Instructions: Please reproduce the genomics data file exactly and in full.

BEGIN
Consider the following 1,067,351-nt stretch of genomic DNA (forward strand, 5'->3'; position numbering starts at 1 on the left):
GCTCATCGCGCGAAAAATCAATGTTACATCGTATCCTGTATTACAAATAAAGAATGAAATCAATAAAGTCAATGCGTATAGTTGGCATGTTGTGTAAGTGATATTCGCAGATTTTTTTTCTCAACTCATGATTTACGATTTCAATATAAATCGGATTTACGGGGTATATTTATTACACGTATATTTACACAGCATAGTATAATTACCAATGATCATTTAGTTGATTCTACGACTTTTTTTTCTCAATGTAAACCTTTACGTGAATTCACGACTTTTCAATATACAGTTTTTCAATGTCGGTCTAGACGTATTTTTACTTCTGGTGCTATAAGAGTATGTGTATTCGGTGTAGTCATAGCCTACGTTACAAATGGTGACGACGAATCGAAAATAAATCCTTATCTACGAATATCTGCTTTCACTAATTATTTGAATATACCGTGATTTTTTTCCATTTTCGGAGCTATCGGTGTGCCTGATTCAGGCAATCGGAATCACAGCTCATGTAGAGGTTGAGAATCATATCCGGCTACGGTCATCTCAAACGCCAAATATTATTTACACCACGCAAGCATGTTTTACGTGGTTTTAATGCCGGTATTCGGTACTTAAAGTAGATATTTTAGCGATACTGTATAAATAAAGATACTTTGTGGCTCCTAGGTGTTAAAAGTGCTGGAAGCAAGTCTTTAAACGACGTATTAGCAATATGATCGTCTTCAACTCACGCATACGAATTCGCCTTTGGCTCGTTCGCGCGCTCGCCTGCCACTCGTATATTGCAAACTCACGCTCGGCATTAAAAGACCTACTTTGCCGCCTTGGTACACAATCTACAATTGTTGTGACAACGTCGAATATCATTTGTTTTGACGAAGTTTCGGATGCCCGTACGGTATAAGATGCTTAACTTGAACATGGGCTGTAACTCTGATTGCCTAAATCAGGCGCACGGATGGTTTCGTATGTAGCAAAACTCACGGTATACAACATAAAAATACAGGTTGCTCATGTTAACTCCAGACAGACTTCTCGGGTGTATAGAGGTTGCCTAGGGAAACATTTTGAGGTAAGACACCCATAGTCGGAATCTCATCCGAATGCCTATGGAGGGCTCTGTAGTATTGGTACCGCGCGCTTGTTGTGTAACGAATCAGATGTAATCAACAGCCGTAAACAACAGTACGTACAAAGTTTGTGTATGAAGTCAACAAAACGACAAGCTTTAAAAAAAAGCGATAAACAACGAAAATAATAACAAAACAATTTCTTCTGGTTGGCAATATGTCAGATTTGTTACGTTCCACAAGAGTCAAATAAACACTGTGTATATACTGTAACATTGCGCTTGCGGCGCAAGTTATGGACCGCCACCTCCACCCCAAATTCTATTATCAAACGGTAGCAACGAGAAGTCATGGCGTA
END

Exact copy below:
Consider the following 1,067,351-nt stretch of genomic DNA (forward strand, 5'->3'; position numbering starts at 1 on the left):
GCTCATCGCGCGAAAAATCAATGTTACATCGTATCCTGTATTACAAATAAAGAATGAAATCAATAAAGTCAATGCGTATAGTTGGCATGTTGTGTAAGTGATATTCGCAGATTTTTTTTCTCAACTCATGATTTACGATTTCAATATAAATCGGATTTACGGGGTATATTTATTACACGTATATTTACACAGCATAGTATAATTACCAATGATCATTTAGTTGATTCTACGACTTTTTTTTCTCAATGTAAACCTTTACGTGAATTCACGACTTTTCAATATACAGTTTTTCAATGTCGGTCTAGACGTATTTTTACTTCTGGTGCTATAAGAGTATGTGTATTCGGTGTAGTCATAGCCTACGTTACAAATGGTGACGACGAATCGAAAATAAATCCTTATCTACGAATATCTGCTTTCACTAATTATTTGAATATACCGTGATTTTTTTCCATTTTCGGAGCTATCGGTGTGCCTGATTCAGGCAATCGGAATCACAGCTCATGTAGAGGTTGAGAATCATATCCGGCTACGGTCATCTCAAACGCCAAATATTATTTACACCACGCAAGCATGTTTTACGTGGTTTTAATGCCGGTATTCGGTACTTAAAGTAGATATTTTAGCGATACTGTATAAATAAAGATACTTTGTGGCTCCTAGGTGTTAAAAGTGCTGGAAGCAAGTCTTTAAACGACGTATTAGCAATATGATCGTCTTCAACTCACGCATACGAATTCGCCTTTGGCTCGTTCGCGCGCTCGCCTGCCACTCGTATATTGCAAACTCACGCTCGGCATTAAAAGACCTACTTTGCCGCCTTGGTACACAATCTACAATTGTTGTGACAACGTCGAATATCATTTGTTTTGACGAAGTTTCGGATGCCCGTACGGTATAAGATGCTTAACTTGAACATGGGCTGTAACTCTGATTGCCTAAATCAGGCGCACGGATGGTTTCGTATGTAGCAAAACTCACGGTATACAACATAAAAATACAGGTTGCTCATGTTAACTCCAGACAGACTTCTCGGGTGTATAGAGGTTGCCTAGGGAAACATTTTGAGGTAAGACACCCATAGTCGGAATCTCATCCGAATGCCTATGGAGGGCTCTGTAGTATTGGTACCGCGCGCTTGTTGTGTAACGAATCAGATGTAATCAACAGCCGTAAACAACAGTACGTACAAAGTTTGTGTATGAAGTCAACAAAACGACAAGCTTTAAAAAAAAGCGATAAACAACGAAAATAATAACAAAACAATTTCTTCTGGTTGGCAATATGTCAGATTTGTTACGTTCCACAAGAGTCAAATAAACACTGTGTATATACTGTAACATTGCGCTTGCGGCGCAAGTTATGGACCGCCACCTCCACCCCAAATTCTATTATCAAACGGTAGCAACGAGAAGTCATGGCGTA